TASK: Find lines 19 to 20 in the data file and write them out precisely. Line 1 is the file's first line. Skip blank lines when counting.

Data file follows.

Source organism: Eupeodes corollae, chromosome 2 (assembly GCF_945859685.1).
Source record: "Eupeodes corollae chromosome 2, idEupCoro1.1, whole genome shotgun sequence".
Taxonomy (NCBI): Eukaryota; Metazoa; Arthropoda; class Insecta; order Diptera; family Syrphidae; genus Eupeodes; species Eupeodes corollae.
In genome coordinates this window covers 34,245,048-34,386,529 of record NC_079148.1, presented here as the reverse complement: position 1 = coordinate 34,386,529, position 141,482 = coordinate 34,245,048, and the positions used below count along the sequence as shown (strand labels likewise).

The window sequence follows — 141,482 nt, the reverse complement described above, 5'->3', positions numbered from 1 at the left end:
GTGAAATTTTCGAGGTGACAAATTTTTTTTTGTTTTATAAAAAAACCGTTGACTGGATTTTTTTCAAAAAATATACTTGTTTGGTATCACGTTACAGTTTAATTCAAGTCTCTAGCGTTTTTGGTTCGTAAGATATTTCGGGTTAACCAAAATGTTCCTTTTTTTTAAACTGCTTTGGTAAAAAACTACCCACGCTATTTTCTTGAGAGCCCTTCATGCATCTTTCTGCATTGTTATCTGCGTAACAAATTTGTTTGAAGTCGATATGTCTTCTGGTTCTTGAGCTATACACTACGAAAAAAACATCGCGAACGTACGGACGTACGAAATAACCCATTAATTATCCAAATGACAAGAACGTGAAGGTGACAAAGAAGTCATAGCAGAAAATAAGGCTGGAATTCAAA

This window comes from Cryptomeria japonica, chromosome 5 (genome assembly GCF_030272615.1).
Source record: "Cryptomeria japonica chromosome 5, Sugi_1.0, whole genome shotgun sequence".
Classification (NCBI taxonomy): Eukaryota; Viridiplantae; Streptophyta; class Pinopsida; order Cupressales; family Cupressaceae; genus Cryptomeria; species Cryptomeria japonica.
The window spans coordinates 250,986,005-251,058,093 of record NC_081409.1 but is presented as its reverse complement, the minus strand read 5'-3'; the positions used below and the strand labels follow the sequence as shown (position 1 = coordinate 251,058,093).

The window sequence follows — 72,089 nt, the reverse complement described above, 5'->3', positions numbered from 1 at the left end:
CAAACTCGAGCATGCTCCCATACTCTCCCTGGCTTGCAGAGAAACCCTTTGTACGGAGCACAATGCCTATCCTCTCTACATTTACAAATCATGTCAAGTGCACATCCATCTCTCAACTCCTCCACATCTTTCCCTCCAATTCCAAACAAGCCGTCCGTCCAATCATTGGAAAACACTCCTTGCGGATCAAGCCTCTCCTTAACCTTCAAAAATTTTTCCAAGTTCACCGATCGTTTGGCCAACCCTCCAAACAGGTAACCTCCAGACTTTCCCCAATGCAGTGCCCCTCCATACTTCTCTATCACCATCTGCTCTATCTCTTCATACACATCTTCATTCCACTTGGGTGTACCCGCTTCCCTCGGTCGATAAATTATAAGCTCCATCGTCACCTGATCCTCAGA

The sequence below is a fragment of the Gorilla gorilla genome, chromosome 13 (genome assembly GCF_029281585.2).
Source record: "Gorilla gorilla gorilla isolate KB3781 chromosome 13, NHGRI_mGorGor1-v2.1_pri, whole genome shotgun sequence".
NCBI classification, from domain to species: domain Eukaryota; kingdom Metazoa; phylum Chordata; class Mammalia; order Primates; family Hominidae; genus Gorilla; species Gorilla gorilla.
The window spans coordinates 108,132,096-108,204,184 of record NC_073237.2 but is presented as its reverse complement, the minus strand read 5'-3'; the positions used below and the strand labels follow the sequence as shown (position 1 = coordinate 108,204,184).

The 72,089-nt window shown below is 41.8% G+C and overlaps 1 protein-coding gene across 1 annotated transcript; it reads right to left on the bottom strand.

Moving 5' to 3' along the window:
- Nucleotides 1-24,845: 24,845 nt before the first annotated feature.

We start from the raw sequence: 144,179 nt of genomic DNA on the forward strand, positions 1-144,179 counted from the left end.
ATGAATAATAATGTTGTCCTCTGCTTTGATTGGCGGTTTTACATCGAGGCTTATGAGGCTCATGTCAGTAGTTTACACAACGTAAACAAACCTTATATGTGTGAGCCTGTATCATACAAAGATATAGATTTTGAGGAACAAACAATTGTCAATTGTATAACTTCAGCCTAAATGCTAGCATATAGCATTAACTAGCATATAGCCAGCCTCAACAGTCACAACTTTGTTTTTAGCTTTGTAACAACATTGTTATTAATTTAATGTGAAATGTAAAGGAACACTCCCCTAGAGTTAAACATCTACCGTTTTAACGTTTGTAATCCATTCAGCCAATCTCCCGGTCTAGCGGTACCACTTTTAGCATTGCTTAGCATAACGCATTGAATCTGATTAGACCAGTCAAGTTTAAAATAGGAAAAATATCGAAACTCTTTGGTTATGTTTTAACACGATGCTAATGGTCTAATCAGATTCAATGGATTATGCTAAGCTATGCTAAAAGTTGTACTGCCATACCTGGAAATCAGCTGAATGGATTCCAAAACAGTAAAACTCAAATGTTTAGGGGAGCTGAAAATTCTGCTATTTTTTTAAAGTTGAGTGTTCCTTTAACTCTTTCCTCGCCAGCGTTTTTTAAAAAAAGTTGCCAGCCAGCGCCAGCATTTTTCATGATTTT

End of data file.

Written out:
- Nucleotides 1-24,845: 24,845 nt before the first annotated feature.

We start from the raw sequence: 144,179 nt of genomic DNA on the forward strand, positions 1-144,179 counted from the left end.